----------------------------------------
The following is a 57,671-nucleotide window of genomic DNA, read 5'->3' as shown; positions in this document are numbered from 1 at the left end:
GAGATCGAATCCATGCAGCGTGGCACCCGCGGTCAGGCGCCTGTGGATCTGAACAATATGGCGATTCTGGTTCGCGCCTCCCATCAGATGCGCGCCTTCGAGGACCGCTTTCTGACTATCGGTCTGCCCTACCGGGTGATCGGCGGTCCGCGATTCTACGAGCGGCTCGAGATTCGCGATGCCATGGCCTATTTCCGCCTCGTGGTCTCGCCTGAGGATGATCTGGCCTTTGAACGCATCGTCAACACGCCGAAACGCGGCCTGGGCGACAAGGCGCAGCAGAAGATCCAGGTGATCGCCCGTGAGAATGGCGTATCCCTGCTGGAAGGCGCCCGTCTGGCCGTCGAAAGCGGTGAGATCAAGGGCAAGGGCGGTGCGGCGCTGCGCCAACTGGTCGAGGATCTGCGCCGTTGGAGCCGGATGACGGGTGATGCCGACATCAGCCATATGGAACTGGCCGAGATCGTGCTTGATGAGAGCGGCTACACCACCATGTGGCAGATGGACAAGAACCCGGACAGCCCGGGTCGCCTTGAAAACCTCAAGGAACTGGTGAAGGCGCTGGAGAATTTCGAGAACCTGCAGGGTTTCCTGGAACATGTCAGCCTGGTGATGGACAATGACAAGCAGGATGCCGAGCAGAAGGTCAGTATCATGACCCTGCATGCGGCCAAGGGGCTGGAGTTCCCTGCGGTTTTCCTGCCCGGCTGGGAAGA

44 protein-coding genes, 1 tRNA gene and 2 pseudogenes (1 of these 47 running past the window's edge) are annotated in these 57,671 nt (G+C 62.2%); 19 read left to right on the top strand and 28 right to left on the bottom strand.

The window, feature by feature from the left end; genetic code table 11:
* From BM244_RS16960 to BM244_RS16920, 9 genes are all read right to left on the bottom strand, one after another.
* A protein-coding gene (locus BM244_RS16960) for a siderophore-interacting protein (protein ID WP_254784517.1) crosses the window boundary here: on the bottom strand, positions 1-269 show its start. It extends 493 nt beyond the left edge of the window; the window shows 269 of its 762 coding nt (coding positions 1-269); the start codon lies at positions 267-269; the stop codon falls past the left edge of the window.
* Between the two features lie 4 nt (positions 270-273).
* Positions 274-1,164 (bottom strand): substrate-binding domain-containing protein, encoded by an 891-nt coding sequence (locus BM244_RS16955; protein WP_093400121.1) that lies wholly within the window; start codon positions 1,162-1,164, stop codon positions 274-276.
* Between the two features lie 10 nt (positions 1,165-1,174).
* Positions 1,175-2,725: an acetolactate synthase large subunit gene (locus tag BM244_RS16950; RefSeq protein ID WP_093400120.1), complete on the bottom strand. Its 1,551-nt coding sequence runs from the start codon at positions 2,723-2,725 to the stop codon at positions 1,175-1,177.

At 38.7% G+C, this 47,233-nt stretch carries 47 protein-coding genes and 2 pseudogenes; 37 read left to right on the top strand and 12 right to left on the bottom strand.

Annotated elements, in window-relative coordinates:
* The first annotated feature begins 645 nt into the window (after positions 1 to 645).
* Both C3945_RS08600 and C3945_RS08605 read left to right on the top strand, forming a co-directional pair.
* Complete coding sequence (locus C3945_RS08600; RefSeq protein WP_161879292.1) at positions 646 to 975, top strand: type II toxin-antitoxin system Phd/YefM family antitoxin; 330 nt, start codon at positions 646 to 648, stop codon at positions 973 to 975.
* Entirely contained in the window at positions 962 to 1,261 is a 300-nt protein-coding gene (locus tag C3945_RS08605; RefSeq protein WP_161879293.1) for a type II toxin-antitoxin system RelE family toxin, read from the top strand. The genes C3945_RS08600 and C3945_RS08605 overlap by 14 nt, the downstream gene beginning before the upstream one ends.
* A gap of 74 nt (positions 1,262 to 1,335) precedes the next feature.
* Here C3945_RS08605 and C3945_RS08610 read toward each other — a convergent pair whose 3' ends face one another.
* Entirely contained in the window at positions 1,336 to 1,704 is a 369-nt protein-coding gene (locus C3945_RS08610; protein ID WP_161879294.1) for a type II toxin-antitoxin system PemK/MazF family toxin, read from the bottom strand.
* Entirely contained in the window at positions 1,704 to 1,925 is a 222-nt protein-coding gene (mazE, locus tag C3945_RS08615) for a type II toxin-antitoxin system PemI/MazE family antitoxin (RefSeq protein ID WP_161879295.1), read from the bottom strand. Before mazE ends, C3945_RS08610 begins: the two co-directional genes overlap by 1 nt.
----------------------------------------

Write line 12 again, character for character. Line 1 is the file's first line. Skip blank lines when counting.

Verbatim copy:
Annotated elements, in window-relative coordinates: